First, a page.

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Water-chemistry data from the Edwards aquifer for 1976-85, consisting of nearly 1,500 chemical analyses from 280 wells and 3 springs, were used to statistically evaluate relations among ground-water chemistry, hydrogeology, and land use. Five land uses associated with sampled wells were classified on the basis of published information and field surveys. Four major subareas of the aquifer were defined to reflect the relative susceptibility of ground water to contamination originating from human activities using hydrogeologic and tritium data.
Water from an agricultural area over the unconfined zone of the aquifer had the largest median concentration of nitrite plus nitrate. Large nitrite plus nitrate concentrations were spatially associated with large tritium concentrations and nitrogen isotopic ratios characteristic of streamflow recharge. Detections of fecal-coliform bacteria were associated mainly with water from wells completed in the unconfined zone.
Most of the occurrences of tetrachloroethylene, l,2-(trans)-dichloroethylene, trichlorofluoromethane, 1,1,1-trichloroethane, and 2,4-D in ground water were associated with wells completed in the unconfined zone of the aquifer. Fatty acids detected in water from some wells may commonly be present naturally in ground water.
The percentage of samples in which arsenic, barium, lead, and zinc were detected was similar among subareas; the samples were from the freshwater parts of the aquifer. Large lead and zinc concentrations were associated with volumes of pumpage less than 1,000 gallons.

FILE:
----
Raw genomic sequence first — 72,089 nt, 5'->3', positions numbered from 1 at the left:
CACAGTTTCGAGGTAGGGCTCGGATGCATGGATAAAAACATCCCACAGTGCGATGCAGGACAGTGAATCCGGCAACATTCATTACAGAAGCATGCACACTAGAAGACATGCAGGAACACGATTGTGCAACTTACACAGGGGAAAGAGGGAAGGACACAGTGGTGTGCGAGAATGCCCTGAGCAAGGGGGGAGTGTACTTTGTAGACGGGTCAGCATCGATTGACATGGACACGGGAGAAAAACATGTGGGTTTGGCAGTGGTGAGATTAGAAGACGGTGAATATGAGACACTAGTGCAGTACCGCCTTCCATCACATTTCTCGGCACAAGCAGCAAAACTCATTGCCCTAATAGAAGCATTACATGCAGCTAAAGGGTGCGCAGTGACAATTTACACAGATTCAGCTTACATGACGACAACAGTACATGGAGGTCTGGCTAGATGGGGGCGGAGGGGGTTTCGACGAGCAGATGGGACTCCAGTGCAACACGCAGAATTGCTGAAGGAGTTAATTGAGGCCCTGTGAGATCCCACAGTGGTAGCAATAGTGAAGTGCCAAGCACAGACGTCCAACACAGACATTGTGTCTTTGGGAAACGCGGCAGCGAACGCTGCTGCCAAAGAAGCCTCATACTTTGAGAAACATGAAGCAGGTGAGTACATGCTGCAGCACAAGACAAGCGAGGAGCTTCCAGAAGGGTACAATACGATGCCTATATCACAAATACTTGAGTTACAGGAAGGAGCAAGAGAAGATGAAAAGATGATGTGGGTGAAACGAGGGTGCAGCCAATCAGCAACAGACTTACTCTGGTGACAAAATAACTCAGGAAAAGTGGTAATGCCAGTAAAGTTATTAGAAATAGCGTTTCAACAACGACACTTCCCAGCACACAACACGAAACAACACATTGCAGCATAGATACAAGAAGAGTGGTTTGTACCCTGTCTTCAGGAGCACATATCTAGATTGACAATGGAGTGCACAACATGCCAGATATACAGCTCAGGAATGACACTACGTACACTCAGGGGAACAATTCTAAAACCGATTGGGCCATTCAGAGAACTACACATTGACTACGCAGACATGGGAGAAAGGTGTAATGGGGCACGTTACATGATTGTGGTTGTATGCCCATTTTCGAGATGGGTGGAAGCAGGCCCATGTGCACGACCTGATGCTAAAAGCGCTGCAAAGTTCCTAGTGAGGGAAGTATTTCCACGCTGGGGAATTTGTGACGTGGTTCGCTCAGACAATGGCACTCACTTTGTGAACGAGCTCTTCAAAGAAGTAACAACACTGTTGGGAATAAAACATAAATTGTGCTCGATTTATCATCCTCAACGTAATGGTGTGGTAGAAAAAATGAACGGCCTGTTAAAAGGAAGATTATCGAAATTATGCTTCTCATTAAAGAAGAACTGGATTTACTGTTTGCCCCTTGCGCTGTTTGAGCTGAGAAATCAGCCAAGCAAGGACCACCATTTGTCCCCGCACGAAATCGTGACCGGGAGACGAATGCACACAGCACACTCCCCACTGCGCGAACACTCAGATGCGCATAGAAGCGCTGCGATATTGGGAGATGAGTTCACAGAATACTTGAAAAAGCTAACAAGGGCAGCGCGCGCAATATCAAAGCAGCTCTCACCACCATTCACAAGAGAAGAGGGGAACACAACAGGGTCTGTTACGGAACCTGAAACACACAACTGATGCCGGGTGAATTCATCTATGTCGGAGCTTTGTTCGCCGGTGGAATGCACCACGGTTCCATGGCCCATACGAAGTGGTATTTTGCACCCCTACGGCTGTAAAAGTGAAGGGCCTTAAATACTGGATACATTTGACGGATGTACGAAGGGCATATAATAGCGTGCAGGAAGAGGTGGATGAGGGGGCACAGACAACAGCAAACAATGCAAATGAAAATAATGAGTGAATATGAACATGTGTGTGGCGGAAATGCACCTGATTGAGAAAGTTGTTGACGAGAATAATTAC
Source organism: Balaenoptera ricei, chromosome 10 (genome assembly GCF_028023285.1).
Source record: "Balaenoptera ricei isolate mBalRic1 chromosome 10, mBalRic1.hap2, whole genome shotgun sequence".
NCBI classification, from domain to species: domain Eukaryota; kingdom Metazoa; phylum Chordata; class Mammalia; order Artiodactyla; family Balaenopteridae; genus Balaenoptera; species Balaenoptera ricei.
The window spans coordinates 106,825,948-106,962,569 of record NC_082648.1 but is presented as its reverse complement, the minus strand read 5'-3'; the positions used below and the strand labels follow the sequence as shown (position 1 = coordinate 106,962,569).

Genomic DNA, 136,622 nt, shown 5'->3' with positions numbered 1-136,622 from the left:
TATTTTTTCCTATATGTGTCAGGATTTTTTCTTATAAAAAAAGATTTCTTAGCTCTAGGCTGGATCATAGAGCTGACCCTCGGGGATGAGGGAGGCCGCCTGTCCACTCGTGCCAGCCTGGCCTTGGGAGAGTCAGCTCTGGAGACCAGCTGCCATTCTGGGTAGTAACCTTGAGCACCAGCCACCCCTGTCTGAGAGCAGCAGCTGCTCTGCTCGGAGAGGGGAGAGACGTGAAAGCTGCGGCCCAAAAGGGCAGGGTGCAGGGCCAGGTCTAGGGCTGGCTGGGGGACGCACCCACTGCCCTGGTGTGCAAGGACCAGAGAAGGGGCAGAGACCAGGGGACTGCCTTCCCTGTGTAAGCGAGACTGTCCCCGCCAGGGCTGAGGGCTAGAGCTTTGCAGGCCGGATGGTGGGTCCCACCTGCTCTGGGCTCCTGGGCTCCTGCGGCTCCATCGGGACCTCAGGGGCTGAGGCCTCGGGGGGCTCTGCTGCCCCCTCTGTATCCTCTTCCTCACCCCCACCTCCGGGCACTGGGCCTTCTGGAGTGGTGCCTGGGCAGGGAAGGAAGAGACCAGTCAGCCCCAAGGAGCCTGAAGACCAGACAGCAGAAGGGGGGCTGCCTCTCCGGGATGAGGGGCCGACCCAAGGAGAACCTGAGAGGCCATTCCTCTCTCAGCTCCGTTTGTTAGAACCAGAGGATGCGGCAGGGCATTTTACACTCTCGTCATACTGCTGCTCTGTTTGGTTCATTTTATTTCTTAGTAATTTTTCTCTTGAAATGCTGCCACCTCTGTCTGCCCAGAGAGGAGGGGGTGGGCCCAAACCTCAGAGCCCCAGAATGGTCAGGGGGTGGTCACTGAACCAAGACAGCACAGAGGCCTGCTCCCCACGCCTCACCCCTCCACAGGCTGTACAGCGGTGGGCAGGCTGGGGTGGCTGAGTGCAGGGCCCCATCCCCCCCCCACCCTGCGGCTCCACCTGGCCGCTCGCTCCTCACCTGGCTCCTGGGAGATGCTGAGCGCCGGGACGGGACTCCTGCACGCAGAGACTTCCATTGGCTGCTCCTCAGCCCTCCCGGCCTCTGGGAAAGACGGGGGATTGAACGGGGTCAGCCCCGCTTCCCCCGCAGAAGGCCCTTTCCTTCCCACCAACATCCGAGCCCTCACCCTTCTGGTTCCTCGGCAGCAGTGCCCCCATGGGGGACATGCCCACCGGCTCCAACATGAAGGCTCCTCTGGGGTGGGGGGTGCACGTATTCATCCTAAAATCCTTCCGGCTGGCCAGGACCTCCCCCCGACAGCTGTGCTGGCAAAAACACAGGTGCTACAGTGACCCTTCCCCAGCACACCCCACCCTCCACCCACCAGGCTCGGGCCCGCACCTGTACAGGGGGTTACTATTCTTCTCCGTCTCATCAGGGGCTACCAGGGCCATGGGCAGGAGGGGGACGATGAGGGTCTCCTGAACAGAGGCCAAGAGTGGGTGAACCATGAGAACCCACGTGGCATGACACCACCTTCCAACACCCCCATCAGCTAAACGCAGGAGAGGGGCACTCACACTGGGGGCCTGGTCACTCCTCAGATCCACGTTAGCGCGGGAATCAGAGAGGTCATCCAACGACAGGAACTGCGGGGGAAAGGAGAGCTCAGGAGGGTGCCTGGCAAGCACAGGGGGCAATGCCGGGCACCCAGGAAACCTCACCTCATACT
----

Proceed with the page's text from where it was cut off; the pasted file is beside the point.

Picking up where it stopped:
In general, the quality of ground water in the freshwater parts of the aquifer (north of the "bad-water" line) is suitable for all uses including human consumption. Two areas that are exceptions are: (1) Northeast of Garner Field in Uvalde, Texas, where PCE (tetrachloroethylene) has been detected in groundwater samples, and (2) north-central Bexar County near the former West Avenue landfill where PCE and benzene have been detected in ground-water samples. Concentrations of these organic compounds in water from many wells in the two areas exceed the maximum contaminant level for human consumption set by the U.S. Environmental Protection Agency.
Additional publication details
|Publication Subtype||USGS Numbered Series|
|Title||Relation of water chemistry of the Edwards aquifer to hydrogeology and land use, San Antonio Region, Texas|
|Series title||Water-Resources Investigations Report|
|Publisher||U.S. Geological Survey|
|Publisher location||Austin, TX|
|Contributing office(s)||Texas Water Science Center|
|Description||Report: vi, 100 p.; 16 Plates|
|Online Only (Y/N)||N|
|Additional Online Files (Y/N)||N|